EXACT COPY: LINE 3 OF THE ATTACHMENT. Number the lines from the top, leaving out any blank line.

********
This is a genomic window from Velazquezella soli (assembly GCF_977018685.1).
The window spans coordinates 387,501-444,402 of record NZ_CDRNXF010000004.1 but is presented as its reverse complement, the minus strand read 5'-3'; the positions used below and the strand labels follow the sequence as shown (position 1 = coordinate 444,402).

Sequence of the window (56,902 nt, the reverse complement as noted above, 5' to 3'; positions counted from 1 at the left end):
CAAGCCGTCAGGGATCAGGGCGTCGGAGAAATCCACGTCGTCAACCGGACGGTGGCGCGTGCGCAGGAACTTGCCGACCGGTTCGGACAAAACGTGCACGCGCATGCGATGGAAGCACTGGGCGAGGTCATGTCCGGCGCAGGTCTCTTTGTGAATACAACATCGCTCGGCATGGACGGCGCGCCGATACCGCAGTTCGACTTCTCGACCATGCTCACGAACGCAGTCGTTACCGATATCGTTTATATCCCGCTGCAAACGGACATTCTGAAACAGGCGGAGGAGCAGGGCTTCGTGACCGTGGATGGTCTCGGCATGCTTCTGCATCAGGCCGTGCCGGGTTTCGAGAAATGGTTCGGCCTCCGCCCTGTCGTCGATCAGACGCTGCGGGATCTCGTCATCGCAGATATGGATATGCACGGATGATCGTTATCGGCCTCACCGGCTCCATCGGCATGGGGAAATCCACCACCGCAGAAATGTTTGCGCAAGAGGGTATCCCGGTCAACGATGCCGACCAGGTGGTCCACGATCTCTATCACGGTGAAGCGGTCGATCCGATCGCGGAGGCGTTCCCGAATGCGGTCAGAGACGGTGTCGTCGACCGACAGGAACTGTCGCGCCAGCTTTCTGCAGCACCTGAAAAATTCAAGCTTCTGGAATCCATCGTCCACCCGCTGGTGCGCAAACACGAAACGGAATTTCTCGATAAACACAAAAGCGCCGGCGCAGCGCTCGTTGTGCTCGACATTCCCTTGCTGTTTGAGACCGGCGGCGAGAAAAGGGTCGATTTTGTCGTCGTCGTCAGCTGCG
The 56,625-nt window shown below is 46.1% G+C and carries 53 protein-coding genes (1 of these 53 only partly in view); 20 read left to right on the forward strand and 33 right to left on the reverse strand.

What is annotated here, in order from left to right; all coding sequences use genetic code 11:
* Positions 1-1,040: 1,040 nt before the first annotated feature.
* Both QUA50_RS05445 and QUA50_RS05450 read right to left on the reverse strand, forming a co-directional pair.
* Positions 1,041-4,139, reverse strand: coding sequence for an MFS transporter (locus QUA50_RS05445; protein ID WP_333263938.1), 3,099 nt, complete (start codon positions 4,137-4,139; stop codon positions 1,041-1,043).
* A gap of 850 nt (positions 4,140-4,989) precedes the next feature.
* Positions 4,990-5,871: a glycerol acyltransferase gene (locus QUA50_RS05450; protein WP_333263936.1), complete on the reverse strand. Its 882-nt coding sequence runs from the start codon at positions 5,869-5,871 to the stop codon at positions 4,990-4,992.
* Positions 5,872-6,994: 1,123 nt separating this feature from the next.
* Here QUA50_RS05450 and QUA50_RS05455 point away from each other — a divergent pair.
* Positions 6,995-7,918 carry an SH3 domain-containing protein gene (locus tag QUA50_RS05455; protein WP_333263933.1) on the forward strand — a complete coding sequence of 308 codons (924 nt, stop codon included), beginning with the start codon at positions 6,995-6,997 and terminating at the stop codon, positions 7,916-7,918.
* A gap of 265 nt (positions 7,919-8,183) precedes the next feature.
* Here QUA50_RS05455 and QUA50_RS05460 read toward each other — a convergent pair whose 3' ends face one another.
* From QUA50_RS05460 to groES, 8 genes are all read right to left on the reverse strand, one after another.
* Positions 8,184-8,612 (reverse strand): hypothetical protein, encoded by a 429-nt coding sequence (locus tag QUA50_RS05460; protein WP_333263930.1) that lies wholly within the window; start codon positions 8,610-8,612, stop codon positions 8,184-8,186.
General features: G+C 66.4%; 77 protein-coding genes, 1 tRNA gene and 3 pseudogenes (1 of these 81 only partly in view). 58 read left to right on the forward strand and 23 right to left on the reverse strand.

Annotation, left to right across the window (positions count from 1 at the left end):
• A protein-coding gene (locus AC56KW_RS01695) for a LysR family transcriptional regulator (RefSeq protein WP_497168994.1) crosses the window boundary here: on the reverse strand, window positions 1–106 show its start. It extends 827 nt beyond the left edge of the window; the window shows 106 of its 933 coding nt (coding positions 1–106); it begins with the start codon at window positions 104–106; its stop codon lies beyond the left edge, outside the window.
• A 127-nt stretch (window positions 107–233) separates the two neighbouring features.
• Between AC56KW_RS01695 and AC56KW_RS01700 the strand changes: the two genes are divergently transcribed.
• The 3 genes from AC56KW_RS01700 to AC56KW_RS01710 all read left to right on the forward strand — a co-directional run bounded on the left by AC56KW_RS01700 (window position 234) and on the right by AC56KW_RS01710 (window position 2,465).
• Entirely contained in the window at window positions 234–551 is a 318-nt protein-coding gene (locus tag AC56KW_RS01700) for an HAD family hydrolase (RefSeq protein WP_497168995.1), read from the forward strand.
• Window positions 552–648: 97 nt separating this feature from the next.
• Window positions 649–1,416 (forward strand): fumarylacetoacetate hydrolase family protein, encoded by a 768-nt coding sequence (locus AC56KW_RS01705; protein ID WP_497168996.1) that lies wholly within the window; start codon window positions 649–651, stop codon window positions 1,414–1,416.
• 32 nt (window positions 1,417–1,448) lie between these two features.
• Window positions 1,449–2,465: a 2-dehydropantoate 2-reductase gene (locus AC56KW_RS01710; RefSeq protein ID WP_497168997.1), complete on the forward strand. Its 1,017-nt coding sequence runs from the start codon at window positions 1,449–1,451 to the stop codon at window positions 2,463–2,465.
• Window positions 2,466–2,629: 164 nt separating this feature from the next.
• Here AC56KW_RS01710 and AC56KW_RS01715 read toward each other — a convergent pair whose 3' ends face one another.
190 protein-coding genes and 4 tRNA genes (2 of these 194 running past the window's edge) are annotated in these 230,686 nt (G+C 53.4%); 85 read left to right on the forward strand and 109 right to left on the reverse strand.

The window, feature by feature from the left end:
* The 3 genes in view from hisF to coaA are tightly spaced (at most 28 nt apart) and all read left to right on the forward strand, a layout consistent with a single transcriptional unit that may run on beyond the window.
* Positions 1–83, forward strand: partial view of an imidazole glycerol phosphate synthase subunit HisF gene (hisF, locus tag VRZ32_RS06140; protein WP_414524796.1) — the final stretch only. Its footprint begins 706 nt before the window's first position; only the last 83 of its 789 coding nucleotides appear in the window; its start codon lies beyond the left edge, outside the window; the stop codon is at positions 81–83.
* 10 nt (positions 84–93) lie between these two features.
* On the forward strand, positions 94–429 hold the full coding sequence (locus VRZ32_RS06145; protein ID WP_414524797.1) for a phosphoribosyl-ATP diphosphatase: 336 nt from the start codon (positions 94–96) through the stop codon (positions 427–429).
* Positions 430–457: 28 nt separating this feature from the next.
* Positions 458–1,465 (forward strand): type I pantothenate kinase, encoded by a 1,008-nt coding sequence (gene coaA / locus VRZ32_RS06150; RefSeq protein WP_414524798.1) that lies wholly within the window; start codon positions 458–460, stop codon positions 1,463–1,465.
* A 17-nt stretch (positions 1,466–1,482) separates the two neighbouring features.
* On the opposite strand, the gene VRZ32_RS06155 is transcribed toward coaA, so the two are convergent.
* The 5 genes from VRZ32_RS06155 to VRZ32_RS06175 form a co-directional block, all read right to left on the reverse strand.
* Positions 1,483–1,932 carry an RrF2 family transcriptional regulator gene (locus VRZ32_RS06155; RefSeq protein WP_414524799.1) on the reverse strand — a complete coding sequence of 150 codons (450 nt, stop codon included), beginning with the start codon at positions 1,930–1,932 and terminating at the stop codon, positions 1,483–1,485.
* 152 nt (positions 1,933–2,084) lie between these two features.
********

Sequence of the window (56,902 nt, the reverse complement as noted above, 5' to 3'; positions counted from 1 at the left end):